Borough manager protests dismissal

October 18, 2003|by RICHARD BELISLE

Borough Manager Thelma J. Ambrose said she was "railroaded" and a borough councilman said he was kept "out of the loop" when the council, following an executive session this week, terminated Ambrose's job.

The only official comment came in a press release that said the council "terminated the employment of Borough Manager Thelma A. Ambrose effective immediately during its regular monthly meeting Oct. 14 for failure to adhere to council's management policies."

Council President Brooks Harryman said Friday he had no time to discuss Ambrose's dismissal. He referred questions to the press release.


Ambrose said she has worked for the borough for nine years, first as a billing clerk, then administrative assistant before being appointed borough manager in June 2001. Ambrose was paid $32,000 a year.

She said she went to the meeting Tuesday not knowing her job was ending.

"They gave me no reason. I was never reprimanded and always got good reviews," she said.

Ambrose said the borough's books were always in the black.

"I don't know what I'm going to do. I'm still in shock," she said.

Councilman Roger Defibaugh said he had not been told that Ambrose's job was coming up for discussion until the council voted to go into executive session for personnel matters.

"No one told me anything about it. I was kept out of the loop and I'm on the personnel and finance committee," he said. "They all knew about it but me."

The members came out of the executive session and voted to fire Ambrose, Defibaugh said. He said he voted no because he felt the council did not follow proper procedures.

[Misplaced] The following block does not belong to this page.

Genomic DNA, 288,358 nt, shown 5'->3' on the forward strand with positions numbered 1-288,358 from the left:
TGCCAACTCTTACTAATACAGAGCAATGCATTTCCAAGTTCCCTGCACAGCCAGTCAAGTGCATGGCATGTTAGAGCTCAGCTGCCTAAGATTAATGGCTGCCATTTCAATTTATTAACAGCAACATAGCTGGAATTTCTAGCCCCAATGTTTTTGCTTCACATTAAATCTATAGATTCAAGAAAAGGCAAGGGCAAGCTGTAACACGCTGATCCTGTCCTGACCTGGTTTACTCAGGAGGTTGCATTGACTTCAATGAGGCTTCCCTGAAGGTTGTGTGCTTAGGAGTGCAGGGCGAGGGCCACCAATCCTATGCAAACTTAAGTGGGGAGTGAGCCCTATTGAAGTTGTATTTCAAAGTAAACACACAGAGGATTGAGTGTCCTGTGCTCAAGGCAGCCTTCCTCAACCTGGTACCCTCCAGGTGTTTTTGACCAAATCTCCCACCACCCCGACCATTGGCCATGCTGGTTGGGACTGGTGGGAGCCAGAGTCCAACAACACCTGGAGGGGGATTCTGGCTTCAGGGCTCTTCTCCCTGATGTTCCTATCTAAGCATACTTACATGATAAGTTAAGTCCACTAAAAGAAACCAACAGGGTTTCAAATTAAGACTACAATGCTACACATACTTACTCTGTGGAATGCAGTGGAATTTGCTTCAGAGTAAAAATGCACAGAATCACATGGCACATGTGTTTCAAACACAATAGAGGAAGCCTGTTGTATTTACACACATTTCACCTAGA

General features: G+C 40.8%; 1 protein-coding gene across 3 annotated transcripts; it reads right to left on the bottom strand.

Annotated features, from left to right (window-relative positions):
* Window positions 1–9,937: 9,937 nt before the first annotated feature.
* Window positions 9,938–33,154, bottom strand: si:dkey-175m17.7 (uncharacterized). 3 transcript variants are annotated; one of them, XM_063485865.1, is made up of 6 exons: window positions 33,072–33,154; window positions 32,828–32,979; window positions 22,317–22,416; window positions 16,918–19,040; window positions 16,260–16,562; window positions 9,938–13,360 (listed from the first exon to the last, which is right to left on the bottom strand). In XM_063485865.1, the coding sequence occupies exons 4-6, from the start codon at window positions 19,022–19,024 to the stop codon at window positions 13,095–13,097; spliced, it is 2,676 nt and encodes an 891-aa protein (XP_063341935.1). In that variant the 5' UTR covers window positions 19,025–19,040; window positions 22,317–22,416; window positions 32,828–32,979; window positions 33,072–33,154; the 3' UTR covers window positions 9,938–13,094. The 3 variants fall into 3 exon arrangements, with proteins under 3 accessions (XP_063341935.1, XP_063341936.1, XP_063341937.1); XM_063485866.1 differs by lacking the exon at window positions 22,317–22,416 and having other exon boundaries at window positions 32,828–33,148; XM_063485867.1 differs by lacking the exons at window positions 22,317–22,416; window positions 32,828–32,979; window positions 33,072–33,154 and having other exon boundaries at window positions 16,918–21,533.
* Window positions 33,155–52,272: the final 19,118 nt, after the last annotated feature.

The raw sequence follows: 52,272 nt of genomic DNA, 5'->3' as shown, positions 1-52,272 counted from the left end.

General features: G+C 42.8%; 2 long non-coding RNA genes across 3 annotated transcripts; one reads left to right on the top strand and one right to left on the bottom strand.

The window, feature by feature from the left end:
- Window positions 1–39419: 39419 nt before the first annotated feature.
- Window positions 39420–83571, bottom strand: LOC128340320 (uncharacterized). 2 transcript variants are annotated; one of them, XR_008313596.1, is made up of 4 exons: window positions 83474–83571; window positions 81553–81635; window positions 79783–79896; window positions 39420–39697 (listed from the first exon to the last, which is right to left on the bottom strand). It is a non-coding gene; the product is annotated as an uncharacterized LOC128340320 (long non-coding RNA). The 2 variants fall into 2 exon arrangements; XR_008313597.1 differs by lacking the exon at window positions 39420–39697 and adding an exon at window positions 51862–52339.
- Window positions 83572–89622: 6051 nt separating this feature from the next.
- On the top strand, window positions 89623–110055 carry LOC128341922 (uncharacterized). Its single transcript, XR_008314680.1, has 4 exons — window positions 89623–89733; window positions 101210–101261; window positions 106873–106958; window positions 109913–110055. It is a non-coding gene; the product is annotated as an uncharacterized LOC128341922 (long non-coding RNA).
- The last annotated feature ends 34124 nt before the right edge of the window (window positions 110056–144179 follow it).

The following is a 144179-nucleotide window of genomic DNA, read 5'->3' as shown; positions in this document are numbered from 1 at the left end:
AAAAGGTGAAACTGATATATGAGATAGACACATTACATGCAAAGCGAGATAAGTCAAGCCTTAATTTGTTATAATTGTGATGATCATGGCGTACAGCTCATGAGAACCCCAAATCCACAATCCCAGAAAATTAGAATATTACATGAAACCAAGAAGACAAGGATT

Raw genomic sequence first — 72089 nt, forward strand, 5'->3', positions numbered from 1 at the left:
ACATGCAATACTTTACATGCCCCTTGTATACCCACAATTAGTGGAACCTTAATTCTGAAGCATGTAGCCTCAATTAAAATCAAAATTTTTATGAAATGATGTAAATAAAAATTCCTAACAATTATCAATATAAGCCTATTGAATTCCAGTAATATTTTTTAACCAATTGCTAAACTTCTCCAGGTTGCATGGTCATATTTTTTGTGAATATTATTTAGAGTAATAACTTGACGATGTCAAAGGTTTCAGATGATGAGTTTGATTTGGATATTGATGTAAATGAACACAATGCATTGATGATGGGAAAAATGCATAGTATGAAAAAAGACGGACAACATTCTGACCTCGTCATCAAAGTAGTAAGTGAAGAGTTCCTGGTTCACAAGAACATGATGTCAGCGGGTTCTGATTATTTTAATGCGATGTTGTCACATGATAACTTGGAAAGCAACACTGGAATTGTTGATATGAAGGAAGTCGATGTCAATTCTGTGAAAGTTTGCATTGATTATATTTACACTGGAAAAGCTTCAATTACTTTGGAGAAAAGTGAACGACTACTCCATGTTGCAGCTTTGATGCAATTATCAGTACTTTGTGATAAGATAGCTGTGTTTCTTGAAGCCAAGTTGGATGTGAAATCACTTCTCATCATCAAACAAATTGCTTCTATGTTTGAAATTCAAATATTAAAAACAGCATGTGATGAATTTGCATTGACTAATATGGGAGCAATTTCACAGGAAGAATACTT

"I'm going to raise the issue. They may have violated the state's sunshine laws," he said.

Defibaugh said Ambrose had received good job evaluations.

Councilwoman Michele Quattrociocchi said the office duties are being "divvied up" among current employees.

Steven Mellott, who was hired in July as a parking ticket clerk, said he has been appointed interim borough secretary and zoning officer.

Quattrociocchi said there was no connection between Ambrose's termination and a flap she was involved in last winter in which she was accused of unauthorized use of a police radio. Ambrose said she believes that incident had a lot to do with the loss of her job.

The incident involved a fight outside a local bar in February. Two local police officers responded. Ambrose, who was there that night, called 911 for backup on a police car radio and was told several times by the dispatcher to get off the radio, according to police reports.

Quattrociocchi said the council would take its time recruiting a new borough manager.

The Herald-Mail Articles